M&A Closing Process | A Complete Guide
The buyer has completed their due diligence, and you’ve meticulously done yours. The terms of the transaction have been broadly agreed upon, including the price.
Now, let’s talk about the closing. You’ve come this far, and we’re well-prepared.
No need to hold my beer…
While a flawless closing may be elusive, we can certainly get close. This article delves into potential challenges that may arise in the final stages of a transaction and provides strategies to mitigate them—benefitting both buyers and sellers.
Tips for a Successful Closing
Anticipate Last-Minute Challenges: When it comes to buying or selling a business, expect the unexpected. Smooth sailing is a rarity in these transactions, and issues can linger even after the deal is sealed. That’s why maintaining a strong working relationship between the seller and buyer is crucial, enabling them to collaborate effectively in resolving any unexpected hiccups.
Simplify Your Agreements: The key to a successful business transaction lies in simplicity. Clear, straightforward legal documents are not only easier to comprehend but also less prone to complications and legal disputes. Swift transactions translate to lower costs for all parties involved. Plain, unambiguous documents reduce the risk of misunderstandings, misinterpretations, conflicts, or regrets down the line. In the unfortunate event of litigation, a court, jury, or arbitrator can swiftly grasp the document’s meaning, leading to quicker proceedings and reduced legal expenses.
We Recommend the Following:
- Steer Clear of Overly Formal Language: Avoid cumbersome legal conventions such as “whereas,” “aforesaid,” or “heretofore.”
- Minimize Legalese and Technical Jargon: Use technical legal terms sparingly, only when absolutely necessary.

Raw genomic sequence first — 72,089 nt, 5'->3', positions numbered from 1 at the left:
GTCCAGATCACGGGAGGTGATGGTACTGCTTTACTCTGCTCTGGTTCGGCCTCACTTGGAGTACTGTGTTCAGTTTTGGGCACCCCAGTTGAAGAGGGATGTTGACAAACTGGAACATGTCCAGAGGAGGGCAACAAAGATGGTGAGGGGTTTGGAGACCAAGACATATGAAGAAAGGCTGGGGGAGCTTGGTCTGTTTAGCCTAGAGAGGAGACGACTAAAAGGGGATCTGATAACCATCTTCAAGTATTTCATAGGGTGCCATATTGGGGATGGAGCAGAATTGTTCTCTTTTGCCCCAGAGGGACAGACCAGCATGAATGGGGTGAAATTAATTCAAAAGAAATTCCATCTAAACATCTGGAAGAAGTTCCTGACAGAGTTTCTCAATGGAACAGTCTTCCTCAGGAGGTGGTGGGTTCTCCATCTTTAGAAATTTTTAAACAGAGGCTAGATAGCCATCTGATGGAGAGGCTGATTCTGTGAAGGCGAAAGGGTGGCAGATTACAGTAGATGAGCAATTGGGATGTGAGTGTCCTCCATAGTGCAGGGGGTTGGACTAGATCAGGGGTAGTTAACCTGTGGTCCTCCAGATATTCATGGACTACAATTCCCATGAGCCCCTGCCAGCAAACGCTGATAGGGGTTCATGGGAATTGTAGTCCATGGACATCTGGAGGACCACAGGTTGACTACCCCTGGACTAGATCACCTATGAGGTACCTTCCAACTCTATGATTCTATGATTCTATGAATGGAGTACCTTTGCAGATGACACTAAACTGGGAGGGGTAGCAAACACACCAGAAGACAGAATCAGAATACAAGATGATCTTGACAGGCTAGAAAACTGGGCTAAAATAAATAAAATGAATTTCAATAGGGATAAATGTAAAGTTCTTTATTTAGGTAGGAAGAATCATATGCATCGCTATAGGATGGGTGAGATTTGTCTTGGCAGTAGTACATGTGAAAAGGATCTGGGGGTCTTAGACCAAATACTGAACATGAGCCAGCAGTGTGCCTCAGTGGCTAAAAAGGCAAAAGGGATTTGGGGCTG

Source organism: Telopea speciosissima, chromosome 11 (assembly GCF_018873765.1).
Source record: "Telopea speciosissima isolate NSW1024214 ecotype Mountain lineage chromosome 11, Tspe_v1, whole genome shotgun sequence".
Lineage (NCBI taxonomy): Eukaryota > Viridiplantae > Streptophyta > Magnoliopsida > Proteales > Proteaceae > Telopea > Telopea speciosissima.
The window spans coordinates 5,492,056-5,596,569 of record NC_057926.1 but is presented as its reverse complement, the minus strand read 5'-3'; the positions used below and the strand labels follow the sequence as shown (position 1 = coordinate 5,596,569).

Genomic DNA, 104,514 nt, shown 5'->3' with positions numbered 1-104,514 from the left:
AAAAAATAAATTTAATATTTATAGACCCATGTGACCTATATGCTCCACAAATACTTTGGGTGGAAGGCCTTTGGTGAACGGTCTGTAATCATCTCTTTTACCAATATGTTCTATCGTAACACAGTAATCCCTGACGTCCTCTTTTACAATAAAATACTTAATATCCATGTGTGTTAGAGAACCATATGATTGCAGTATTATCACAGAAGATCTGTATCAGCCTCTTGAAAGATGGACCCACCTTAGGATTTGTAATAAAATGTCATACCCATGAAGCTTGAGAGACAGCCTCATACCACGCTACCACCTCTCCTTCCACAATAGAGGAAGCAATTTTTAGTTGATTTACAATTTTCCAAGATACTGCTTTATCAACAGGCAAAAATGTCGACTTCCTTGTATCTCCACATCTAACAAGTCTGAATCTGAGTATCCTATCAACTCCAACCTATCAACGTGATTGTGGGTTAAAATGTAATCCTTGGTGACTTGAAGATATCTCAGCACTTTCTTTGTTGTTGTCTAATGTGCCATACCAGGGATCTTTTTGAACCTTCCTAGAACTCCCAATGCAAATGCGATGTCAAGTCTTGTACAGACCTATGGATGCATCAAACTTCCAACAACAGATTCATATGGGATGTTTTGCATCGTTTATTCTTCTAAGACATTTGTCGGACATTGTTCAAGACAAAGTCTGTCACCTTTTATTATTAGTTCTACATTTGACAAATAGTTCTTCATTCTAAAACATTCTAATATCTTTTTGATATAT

- Trim Excessive Verbiage: Keep your document concise and focused on the essentials. It’s neither possible nor practical to cover every potential scenario.
Buyer’s Obligations for the Closing
Initiate Key Buyer Actions Early in the Process:
Establish a New Entity: It’s pivotal for the buyer to swiftly create a new entity, be it a corporation or LLC, right at the outset of the process. Timeliness here is of the essence, as any delay in entity formation can significantly hinder progress and even prevent the transaction from closing. Active status for the buyer’s entity is an absolute must for a successful closing.
- Secure an Employer Identification Number (EIN): The EIN becomes a requisite when dealing with third parties like escrow agents, for tasks such as bank account setup and licensing. Thus, obtaining an EIN should be one of the buyer’s initial actions to streamline the process.
- Acquire the Necessary Business License: Transferring the business license is a crucial part of the sale process. Depending on the jurisdiction, the buyer may be able to apply for the license before closing or only after the transaction is finalized. Timing is key.